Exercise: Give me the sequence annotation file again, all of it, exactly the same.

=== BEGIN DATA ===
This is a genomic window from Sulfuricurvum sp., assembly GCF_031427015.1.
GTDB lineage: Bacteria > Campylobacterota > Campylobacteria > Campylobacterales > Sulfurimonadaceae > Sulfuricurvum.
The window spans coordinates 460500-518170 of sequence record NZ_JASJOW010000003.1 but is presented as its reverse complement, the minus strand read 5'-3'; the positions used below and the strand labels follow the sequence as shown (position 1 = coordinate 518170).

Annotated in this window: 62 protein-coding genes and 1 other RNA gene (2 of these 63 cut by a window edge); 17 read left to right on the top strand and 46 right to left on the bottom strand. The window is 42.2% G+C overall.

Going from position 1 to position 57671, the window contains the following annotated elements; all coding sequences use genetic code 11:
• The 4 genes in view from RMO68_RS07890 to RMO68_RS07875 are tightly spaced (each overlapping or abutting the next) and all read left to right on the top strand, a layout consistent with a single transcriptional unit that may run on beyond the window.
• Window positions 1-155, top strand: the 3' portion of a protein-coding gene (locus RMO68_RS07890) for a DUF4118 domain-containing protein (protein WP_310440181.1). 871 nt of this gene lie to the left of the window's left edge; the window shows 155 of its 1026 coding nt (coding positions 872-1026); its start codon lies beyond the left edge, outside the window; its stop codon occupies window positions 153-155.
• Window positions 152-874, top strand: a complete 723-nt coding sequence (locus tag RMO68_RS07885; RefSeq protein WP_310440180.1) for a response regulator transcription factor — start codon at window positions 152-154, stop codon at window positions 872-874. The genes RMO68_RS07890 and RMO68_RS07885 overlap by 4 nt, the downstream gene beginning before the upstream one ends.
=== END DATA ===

This is a genomic window from Sulfuricurvum sp., assembly GCF_031427015.1.
GTDB lineage: Bacteria > Campylobacterota > Campylobacteria > Campylobacterales > Sulfurimonadaceae > Sulfuricurvum.
The window spans coordinates 460500-518170 of sequence record NZ_JASJOW010000003.1 but is presented as its reverse complement, the minus strand read 5'-3'; the positions used below and the strand labels follow the sequence as shown (position 1 = coordinate 518170).

Annotated in this window: 62 protein-coding genes and 1 other RNA gene (2 of these 63 cut by a window edge); 17 read left to right on the top strand and 46 right to left on the bottom strand. The window is 42.2% G+C overall.

Going from position 1 to position 57671, the window contains the following annotated elements; all coding sequences use genetic code 11:
• The 4 genes in view from RMO68_RS07890 to RMO68_RS07875 are tightly spaced (each overlapping or abutting the next) and all read left to right on the top strand, a layout consistent with a single transcriptional unit that may run on beyond the window.
• Window positions 1-155, top strand: the 3' portion of a protein-coding gene (locus RMO68_RS07890) for a DUF4118 domain-containing protein (protein WP_310440181.1). 871 nt of this gene lie to the left of the window's left edge; the window shows 155 of its 1026 coding nt (coding positions 872-1026); its start codon lies beyond the left edge, outside the window; its stop codon occupies window positions 153-155.
• Window positions 152-874, top strand: a complete 723-nt coding sequence (locus tag RMO68_RS07885; RefSeq protein WP_310440180.1) for a response regulator transcription factor — start codon at window positions 152-154, stop codon at window positions 872-874. The genes RMO68_RS07890 and RMO68_RS07885 overlap by 4 nt, the downstream gene beginning before the upstream one ends.